Updated November 2023
Download a PDF copy of this Fact Sheet: Scope of practice and capabilities of nurses (500 KB,PDF)
The Nursing and Midwifery Board of Australia (NMBA) regulates the practice of nursing and midwifery in
Australia and one of its key roles is to protect the public. The NMBA does this by developing standards, codes
and guidelines which together establish the requirements for the professional and safe practice of nurses and
midwives in Australia. The NMBA undertakes its functions as set by the Health Practitioner Regulation National
Law, as in force in each state and territory (the National Law).
Under the National Law, nursing and midwifery are recognised as two separate professions and there are two
divisions of nursing, registered nurse and enrolled nurse. In addition to registered nurses, enrolled nurses and
midwives, there are also nurse practitioners. Each of these titles are protected under the National Law with
each having different education, knowledge, skills and standards for practice and different responsibilities
This guidance on the scope of practice and capabilities of nurses provides a high-level collective synopsis
of the NMBA’s registration standards, standards for practice, codes and guidelines. It has been developed
as guidance for stakeholders such as employers, private and public health services, and other health
practitioners, on the varying roles and scope of practice of registered nurses, enrolled nurses and nurse
practitioners. Employers can use the information as a starting point, when determining which practitioner
best suits the needs and requirements of their health service. It can also provide clarity and guidance to the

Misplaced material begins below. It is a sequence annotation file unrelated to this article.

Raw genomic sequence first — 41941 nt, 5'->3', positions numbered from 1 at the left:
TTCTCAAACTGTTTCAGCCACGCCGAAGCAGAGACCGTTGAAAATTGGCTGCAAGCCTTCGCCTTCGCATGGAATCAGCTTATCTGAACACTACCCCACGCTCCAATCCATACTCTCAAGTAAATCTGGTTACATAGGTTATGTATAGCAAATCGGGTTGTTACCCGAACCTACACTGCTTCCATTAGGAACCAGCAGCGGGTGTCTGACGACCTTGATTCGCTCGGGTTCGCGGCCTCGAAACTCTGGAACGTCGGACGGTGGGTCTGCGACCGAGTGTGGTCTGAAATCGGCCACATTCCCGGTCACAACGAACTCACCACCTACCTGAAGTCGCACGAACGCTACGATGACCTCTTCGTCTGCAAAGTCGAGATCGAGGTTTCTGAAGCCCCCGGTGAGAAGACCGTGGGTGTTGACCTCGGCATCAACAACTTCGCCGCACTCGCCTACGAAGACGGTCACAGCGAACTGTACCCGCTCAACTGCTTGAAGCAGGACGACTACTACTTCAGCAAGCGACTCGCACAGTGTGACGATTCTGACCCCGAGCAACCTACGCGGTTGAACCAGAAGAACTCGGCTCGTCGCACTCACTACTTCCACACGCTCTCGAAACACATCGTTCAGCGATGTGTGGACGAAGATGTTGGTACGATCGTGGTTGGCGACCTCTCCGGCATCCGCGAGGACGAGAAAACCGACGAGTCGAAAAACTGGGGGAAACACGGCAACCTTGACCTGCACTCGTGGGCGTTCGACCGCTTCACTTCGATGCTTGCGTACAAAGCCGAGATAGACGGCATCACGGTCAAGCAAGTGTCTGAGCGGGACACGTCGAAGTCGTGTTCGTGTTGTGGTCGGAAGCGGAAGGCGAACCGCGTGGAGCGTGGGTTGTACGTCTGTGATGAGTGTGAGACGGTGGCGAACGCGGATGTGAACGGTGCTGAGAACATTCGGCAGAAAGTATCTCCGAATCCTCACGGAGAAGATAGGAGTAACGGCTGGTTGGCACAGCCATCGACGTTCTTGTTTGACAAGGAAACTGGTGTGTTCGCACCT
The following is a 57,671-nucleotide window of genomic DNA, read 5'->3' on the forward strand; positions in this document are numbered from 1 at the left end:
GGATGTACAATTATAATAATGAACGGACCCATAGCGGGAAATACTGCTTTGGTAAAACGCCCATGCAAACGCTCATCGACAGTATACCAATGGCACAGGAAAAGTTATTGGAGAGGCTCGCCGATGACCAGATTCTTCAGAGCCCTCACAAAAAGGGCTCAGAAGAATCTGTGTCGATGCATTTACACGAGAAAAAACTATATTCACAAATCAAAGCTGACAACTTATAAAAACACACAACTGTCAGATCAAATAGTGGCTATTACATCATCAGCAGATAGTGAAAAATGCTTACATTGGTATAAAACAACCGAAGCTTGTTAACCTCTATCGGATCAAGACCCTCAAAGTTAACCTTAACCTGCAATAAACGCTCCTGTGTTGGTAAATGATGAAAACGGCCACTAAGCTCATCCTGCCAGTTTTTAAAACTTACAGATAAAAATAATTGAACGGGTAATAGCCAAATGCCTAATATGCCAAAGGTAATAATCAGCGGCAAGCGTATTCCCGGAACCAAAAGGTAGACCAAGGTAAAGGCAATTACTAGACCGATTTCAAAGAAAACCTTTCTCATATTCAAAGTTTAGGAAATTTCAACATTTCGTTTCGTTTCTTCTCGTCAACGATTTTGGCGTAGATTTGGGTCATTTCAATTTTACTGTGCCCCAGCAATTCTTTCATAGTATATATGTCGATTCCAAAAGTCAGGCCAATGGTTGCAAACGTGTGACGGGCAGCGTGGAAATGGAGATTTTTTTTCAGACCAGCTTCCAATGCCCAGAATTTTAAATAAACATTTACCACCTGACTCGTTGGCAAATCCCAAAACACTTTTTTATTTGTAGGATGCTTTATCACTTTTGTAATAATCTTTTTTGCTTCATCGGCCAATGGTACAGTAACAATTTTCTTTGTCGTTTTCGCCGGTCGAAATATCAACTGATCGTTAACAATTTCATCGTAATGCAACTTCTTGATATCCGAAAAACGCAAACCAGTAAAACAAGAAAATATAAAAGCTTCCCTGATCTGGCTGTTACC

public when receiving care and treatment from a nurse.
The information in the following tables clarifies the educational outcomes, provides examples of core
activities and fundamental differences between each NMBA health practitioner category. While the tables
provide examples of some core activities that nurses carry out in practice, throughout their careers nurses
continue to develop their knowledge and skills and expand their scope of practice.
For information about the education pathways and core activities of midwives and endorsed midwives,
please refer to the NMBA’s Fact sheet: Scope of practice and capabilities of midwives.
For information on Australian Qualifications Framework (AQF)1 please refer to the AQF website.
1 Australian Qualifications Framework (AQF) is the national policy for regulated qualifications in Australian education and training.
Under the National Law there are specific titles which are referred to as ‘protected titles’. Registered nurse (RN), nurse practitioner (NP) and enrolled nurse (EN) are all protected titles. This means that only those registered or endorsed with the NMBA can use these titles in Australia.
The following qualifications and outcomes are necessary for registration/endorsement with the NMBA
Minimum 18 months within the vocational education training (VET) sector, delivered by Registered Training Organisations (RTO).
Students complete a minimum of 400 hours of clinical placement in a variety of settings.
ENs graduate from a competency-based education framework with essential knowledge to manage and complete nursing care under the supervision of an RN, NP or midwife. The supervision can be direct or indirect.
ENs are educated with the essential knowledge required to effectively provide nursing care that is person-centred, informed by evidence, complete delegated care, manage tasks and manage contingencies in the context of the role.
ENs recognise normal and changing health conditions of people in their care.
Study duration: Three years full time (or equivalent), tertiary education (university)
Study duration: Two years or equivalent.
Graduates commonly complete a supported transition to practice program, though this is not mandatory
Students complete a minimum of 800 hours of clinical placement in a variety of settings.